Well, since I haven’t given up on my goal, despite being “shocked” enough to have caused permanent brain damage, I’d say I’m not a dropper. Then again, maybe that is *because* of the brain damage? Sigh….

    Honestly, with me it’s probably just good old-fashioned stubbornness.

    • For the truly interested/bored/procrastinators, I more fully explain Ranunculus Turtle in my earliest blogspot posts titled “What’s In A Name? part 1 & 2.”

      I’m leaning toward permanent brain damage, but then, I’ve said before writers are insane…

  3. Ha! You shocked yourself? I’m laughing with you, Princess Turtle. Only someone with tremendous love for their animal would do such a thing.
    So glad you are not having mud sandwiches. They really are nasty. Momma says she is going to try to make anvil pillows. Perhaps I can convince her to make several. 😛

    • I couldn’t possibly put such a device on any animal without knowing what it would do. For those who wonder, “how could a deaf dog hear a warning beep?,” the collar had a vibrate warning option.

      I would take an anvil pillow. Blue, please. 😀

  4. Dropping isn’t always bad, though, if the pursuit siphons off too much energy. I am a constant applier, and have learned sometimes it’s best to “drop” a project if it’s preventing me from doing something better. Pruning a plant is another metaphor coming to mine. Although I love the turtle image!

    We had a rescued greyhound who we should have named “Lily” — as in the lilies of the field, that toil not, neither do they spin. She had a big soft pillow and would sleep upside down in the sun, with her paw in the air and her tongue drying out. When she ran she laughed.

  5. Greyhounds are wonderful dogs, and I got a very clear picture of her! Well done!

    Yes, you Type AAA folk puzzle me exceedingly. I’m glad you’re learning to let some things go. 🙂

  6. It occurs to me that almost last paragraph sounds like the way I kept the dog in the yard was burying her in it. It was not. Chuckle.
    We put up an electric fence, turned it on just long enough for her to get shocked by it, then turned it off. She never tried to jump the fence again, bless her heart.
    That lesson is a whole other post.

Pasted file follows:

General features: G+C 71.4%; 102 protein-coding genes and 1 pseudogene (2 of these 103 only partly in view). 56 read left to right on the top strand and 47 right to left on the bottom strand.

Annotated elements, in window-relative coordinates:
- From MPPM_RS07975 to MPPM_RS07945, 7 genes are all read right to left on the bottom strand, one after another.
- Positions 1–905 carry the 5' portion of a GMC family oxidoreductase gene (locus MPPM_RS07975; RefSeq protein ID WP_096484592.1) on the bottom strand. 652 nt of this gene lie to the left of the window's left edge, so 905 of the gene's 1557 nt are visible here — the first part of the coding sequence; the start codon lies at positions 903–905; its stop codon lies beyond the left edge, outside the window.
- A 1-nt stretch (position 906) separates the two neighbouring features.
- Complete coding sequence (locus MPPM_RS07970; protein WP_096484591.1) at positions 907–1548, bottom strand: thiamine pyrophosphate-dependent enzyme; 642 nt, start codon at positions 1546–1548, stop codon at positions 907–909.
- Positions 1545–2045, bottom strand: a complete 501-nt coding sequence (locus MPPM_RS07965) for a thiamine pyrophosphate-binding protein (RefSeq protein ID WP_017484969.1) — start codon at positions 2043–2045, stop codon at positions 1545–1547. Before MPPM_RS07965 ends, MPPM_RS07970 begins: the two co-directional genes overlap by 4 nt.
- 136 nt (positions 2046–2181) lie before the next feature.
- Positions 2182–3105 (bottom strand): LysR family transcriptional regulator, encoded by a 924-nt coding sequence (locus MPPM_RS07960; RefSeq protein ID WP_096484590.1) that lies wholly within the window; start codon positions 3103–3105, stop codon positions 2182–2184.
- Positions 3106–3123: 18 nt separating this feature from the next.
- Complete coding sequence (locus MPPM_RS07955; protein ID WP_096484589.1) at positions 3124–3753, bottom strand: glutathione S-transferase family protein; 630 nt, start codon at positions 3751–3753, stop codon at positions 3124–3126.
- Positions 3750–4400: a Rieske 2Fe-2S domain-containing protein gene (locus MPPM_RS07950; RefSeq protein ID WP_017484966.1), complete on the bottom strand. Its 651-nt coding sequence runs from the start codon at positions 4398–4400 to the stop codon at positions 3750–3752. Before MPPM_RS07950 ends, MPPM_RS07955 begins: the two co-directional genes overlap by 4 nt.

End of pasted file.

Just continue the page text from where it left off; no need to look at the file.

7. My dearest sweet turtle, you made me cry…I so want to give you the hot chocolate, fluffy pillow and your dragon, so sorry, can;t remember the name,( all of her animals were named and she still has them,) but, alas, that is why you are having such a tuf time now…loving too much can be a problem..I am so sorry..see you soon. I will hug you then. I have a feeling this is God’s way of getting you to change directions.

    Mama Turtle

  8. I love dogs, even though I’ve never been blessed to have one of my own. I’ll never forget the times I was able to visit a cousin of mine with her Weimaraners. Those dogs are so funny. I’ve never been around a Dalmation except for a brief instance one time, but as a boy growing up I read the novel 101 Dalmations (much, much, different than either of the Disney movie versions) and always thought I might like one of those. Now, if I ever DO get one, I’ll be properly warned about the fence jumping. 😉

    • One Hundred and One Dalmatians by Dodie Smith is one of my favorite books!
      And fence jumping was only one of her extremely bad habits. The perfect family for a Dalmatian is one to two extremely active adults with no children and no other pets who love to take their one dog with them everywhere they go.
      Needless to say, Sera was pretty bored with me. 🙂

  9. Dearest Turtle,
    Looks to me that you have a momma in your corner as well. Nice things to have, even if they aren’t as close as they once were, they will always be there.